Using external mic

Hi Team - I think i might have acquired the wrong mic for use with the external sensor board since when i plug it into the jack, i don’t see any meaningful input coming from the analogInputs[] collection. as soon as i unplug it, i see that the on board mic appears to pick up the inputs as expected. The reason why the on-board mic is not going to work well for my application is because it’s gonna be enclosed into the work piece, shown here with the electronics exposed. they are attached to the inside of a cover that is screwed and enclosed in the system.

The sensor board needs line level audio. You’d need a powered microphone that amplifies the signal up to line level, like what headphones would use.

The analog inputs aren’t intended for audio, but can be used for sensors etc.

Mic or aux jack sound can be read from the other variables like frequencyData, energyAverage, etc.

thanks for the help!

ah, i have potentiometers connected to analog inputs for different effects (dimmer + program selection). they’re working as expected.

i was thinking the mic would affect frequencyData[] but it sounds like the mic needs its own power source to accomplish this, which is not what i presumed. the onboard mic works pretty well, but i had concerns that if it were enclosed in the wooden body of my project, it might not be responsive enough.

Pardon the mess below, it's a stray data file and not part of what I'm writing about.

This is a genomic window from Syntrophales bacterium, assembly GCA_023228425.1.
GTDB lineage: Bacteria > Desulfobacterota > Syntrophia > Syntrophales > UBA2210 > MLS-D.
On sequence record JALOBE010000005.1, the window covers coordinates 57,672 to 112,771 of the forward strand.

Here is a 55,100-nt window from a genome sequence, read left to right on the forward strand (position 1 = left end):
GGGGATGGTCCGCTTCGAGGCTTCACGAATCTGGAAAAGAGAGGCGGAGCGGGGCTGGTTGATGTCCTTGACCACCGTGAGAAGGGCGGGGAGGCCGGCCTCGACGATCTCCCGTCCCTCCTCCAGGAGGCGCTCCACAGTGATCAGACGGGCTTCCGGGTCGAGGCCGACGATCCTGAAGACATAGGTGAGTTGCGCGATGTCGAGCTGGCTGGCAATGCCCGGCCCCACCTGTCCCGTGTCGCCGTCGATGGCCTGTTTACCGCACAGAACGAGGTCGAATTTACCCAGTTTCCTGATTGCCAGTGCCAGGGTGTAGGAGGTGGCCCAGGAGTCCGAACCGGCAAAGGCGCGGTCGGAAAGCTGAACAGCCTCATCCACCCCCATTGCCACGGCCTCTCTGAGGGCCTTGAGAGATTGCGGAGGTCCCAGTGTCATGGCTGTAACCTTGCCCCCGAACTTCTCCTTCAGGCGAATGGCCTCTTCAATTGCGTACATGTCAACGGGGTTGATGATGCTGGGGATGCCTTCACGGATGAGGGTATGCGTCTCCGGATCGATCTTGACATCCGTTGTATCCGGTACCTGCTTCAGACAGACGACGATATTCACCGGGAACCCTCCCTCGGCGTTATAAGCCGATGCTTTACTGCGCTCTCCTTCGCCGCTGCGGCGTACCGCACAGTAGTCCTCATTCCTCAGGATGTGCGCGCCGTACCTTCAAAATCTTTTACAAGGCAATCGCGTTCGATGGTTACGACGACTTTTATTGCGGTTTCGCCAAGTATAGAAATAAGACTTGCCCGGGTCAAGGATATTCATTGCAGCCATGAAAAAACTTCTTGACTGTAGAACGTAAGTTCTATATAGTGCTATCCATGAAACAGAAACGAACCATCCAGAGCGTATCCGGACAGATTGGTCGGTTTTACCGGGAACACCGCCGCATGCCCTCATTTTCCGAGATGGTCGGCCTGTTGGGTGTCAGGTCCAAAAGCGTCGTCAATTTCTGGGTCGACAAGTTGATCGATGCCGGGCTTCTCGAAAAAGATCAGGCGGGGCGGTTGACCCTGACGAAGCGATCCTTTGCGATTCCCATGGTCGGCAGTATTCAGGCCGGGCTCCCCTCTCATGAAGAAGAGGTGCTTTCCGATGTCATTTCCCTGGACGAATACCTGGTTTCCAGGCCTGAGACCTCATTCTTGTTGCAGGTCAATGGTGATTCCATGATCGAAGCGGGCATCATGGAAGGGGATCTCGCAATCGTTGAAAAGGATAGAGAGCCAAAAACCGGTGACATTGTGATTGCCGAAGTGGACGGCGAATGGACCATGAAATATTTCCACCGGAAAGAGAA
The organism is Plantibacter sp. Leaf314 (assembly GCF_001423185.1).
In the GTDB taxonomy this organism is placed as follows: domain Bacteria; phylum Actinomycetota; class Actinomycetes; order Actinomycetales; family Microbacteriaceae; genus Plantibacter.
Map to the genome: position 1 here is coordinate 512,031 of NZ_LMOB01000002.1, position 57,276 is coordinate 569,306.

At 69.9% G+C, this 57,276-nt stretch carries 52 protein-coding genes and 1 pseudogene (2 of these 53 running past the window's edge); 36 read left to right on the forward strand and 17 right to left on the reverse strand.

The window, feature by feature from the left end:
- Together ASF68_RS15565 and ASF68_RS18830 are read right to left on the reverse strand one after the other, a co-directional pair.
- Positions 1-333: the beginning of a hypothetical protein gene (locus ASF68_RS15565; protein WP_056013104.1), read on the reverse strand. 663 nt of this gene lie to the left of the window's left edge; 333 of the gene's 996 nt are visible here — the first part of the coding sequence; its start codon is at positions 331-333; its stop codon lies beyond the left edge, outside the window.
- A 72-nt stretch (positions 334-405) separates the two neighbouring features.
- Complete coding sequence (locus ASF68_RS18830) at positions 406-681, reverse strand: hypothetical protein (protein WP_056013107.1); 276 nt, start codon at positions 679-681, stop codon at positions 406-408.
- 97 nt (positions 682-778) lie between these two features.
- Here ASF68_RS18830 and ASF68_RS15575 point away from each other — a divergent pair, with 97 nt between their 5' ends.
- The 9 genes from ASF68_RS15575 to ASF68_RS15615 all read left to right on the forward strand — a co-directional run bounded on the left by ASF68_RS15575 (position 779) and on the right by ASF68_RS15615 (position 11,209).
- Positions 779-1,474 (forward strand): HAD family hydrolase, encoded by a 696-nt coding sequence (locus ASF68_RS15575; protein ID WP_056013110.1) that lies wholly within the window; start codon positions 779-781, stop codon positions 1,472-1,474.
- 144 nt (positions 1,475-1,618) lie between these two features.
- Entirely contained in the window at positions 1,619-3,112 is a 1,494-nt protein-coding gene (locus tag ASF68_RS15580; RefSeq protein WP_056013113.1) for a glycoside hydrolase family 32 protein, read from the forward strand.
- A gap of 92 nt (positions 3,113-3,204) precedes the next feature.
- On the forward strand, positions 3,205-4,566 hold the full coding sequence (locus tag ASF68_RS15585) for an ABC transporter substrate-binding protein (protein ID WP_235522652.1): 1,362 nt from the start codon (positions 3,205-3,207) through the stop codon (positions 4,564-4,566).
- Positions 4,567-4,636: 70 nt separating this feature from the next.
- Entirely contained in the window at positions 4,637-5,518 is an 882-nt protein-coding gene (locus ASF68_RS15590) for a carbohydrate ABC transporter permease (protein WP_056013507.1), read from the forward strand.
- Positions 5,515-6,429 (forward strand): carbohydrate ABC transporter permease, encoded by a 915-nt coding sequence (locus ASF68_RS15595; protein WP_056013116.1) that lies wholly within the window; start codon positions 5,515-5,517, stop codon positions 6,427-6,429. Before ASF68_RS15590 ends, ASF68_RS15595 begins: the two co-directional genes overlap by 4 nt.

i’m very inexperienced with programming using frequencyData[] so i might be a bit out of my league here. i’ll see if i can make-do with the on board mic since a powered mic might be too unwieldy for the application.

I was just clarifying that the mic won’t impact analogInputs[] because your original post mentioned them:

But sounds like that’s working fine for the potentiometers.

Yes, the audio from the built in mic or the aux jack will change the values in the frequencyData[] array, but only if its loud enough for the sensor board to hear it. An non-amplified mic is a lot weaker than line level and needs to be preamplified up to line level with an preamplifier. The “preamplifer” and “line level” are terms in the audio world.

Something like this could work, though I haven’t tried it, and it would be relatively large and need it’s own power:

As an alternative, you could use a mic that has a built in amplifier. These will require a power source.

There are inexpensive boards that have that built in like this (again, not something I’ve tried):

For something like that, you’d want to power it from the 3.3v and GND on the sensor board analog input side, which has some noise filtering. That board looks similar to the circuit for the built in mic. You’d need to wire the GND and OUT signals to a cable to plug in to the jack. Or if you are feeling more adventurous, hack the sensor board to remove the jack and feed the signals directly.